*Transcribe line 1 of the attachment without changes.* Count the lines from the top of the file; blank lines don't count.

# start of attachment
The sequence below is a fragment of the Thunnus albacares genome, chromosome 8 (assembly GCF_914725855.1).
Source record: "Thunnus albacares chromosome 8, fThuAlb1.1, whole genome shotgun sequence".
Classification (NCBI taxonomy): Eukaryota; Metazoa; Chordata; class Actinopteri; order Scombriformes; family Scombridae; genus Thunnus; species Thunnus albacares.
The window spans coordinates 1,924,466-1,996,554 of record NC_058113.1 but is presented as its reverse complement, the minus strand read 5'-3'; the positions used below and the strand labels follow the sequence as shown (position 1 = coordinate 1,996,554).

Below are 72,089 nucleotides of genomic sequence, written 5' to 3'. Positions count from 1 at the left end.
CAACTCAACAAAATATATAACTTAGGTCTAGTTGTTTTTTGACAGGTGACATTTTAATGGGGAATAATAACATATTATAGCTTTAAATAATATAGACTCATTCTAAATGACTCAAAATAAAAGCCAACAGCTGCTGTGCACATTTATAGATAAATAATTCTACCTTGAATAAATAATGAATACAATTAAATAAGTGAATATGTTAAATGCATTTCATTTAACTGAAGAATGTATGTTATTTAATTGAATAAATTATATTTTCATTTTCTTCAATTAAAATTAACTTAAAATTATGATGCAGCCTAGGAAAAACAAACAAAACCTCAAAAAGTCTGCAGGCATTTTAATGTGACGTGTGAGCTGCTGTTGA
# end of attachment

The sequence below is a fragment of the Thunnus albacares genome, chromosome 8 (assembly GCF_914725855.1).